She huffed. At seventy-seven years old, his grandmother Julia was still a mostly private person, though she did love her grandchildren. And James knew she enjoyed talking about some bits of her past, even if she didn’t let on.
“It was a train in town, back when there were trains. I was going to work and took a seat in one of the cars. You see, I didn’t drive back then. You didn’t need to, because there were plenty of other ways to get around.”
“How old were you?”
“Let me think…. I was twenty-five. So your grandfather was a year older. He got on the car – which was empty – took a look around, and asked me if the seat next to me was taken.”
“I was bold,” his grandfather said, nodding.
“And you said…?”
“Well obviously I said no. He sat next to me. In hindsight, I should have said yes.”
“Gram!” James laughed. “That’s horrible!”
“She is horrible to me,” Grandpa Luc said, shaking his head. “So we went on dates, got married, et voila. Here we are.”
James sighed. Sometimes getting what he wanted was so difficult. He could always ask them more at a later time, so he changed the subject. “Mom said you told her you met a different way.”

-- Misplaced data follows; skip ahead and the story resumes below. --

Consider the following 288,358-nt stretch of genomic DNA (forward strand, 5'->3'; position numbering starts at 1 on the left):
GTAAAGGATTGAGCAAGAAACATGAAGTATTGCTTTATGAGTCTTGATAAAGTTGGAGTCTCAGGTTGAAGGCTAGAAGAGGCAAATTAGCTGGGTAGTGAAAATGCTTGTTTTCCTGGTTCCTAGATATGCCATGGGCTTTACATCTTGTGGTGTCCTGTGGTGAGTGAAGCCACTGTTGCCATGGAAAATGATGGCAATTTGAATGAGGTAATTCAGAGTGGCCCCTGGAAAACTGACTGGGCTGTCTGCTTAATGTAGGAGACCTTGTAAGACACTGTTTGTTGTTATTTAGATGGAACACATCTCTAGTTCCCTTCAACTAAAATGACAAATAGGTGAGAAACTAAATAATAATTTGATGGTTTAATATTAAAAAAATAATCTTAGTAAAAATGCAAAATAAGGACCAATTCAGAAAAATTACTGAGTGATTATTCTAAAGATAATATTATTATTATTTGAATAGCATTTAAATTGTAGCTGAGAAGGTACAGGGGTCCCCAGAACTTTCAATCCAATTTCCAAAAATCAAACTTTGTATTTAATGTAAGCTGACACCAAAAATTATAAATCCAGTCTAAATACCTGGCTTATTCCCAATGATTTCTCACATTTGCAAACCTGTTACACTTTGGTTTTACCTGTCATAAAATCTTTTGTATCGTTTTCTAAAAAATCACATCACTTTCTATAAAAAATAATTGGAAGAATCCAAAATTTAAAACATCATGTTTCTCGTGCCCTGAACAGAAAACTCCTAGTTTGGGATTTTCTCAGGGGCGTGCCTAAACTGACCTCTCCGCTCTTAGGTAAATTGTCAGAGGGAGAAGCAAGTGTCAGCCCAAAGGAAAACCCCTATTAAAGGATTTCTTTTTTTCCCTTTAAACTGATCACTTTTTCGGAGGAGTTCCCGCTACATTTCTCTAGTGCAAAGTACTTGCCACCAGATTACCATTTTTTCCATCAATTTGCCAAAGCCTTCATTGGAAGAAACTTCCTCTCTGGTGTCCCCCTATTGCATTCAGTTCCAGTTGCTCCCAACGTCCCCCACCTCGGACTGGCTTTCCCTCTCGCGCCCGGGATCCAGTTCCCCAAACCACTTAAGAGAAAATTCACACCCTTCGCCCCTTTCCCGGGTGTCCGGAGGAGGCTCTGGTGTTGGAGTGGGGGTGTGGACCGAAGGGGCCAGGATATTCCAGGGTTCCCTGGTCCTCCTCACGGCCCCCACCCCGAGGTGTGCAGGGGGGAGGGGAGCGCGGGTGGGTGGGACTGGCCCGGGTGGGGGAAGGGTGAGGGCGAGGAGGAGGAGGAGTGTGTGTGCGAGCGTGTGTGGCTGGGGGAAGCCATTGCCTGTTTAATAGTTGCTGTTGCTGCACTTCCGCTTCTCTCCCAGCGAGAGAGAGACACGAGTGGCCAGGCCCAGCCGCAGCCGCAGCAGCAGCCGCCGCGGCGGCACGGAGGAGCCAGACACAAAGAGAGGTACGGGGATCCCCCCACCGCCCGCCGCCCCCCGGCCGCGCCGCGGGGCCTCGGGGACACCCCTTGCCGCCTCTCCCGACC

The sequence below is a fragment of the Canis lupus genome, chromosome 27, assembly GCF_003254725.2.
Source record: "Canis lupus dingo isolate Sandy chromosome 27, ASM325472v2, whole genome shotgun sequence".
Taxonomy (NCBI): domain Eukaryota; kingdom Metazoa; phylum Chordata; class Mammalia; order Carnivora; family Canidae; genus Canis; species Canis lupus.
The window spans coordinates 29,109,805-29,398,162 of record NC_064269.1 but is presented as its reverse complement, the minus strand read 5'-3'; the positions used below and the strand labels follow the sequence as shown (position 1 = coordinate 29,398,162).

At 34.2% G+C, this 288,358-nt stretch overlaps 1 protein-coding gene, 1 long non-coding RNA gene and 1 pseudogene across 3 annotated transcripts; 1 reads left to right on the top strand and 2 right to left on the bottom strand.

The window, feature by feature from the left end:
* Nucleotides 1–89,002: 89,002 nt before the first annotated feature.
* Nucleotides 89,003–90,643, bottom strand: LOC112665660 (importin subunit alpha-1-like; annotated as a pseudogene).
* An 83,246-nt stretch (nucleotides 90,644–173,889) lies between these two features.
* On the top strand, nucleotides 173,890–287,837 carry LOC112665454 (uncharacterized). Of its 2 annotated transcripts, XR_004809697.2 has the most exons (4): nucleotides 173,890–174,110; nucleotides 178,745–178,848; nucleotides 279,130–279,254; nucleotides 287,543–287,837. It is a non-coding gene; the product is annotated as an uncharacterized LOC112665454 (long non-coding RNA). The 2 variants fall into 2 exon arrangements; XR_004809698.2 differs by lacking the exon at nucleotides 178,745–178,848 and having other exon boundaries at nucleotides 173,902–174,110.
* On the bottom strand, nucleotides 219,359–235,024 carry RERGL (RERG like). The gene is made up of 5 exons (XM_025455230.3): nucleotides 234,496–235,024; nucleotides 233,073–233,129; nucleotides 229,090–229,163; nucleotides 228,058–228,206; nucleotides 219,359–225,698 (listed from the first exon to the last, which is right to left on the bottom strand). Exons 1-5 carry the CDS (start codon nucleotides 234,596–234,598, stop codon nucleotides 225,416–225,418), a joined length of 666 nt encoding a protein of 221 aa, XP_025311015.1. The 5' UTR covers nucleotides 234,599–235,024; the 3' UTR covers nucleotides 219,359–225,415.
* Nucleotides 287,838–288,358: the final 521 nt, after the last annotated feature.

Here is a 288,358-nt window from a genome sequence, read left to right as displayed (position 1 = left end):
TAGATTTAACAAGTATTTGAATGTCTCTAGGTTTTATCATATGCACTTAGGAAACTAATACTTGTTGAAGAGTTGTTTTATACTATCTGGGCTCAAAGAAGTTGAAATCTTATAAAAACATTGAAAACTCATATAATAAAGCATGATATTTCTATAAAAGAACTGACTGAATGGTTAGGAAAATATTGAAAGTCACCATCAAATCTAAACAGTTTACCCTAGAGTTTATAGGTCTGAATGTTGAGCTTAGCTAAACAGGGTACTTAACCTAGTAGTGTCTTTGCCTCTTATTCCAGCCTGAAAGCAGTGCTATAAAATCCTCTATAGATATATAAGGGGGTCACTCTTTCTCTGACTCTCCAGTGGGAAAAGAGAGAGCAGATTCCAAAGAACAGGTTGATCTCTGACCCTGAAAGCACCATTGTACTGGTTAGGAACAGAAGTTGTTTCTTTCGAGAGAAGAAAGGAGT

His grandfather’s eyes lit up mischievously. The wrinkles around his eyes crinkled in delight, oddly making him look younger rather than older. “Yes. We told your mother and your aunt and uncle that we met when I went to Jell-O wrestling match. And your grandmother was one of the wrestlers.”
“Did Mom and them believe you?”
“Not at first, no,” Grandma Julia admitted. “Your uncle said, ‘oh yeah? What flavor?’ and I told him my favorite was lemon.”
“She said it without missing a beat! No smile, nothing,” his grandfather howled, slapping his knee. “Just went right back to cooking dinner. The kids believed it for years after that! Should have seen the looks on their faces.”
James laughed with his grandparents over the memory. I hope one day I have some fun story to tell my family.
“Are you going to post that on the Internet thing you’re doing?” his grandfather asked, leaning forward to look at the computer again.
“I’m going to edit the interview a bit first, then yes. I’ll put it on the website. Did you know I discovered a distant relative because of it? They’re using the site and looking for family, too.”
“Really? Who?” his grandmother asked.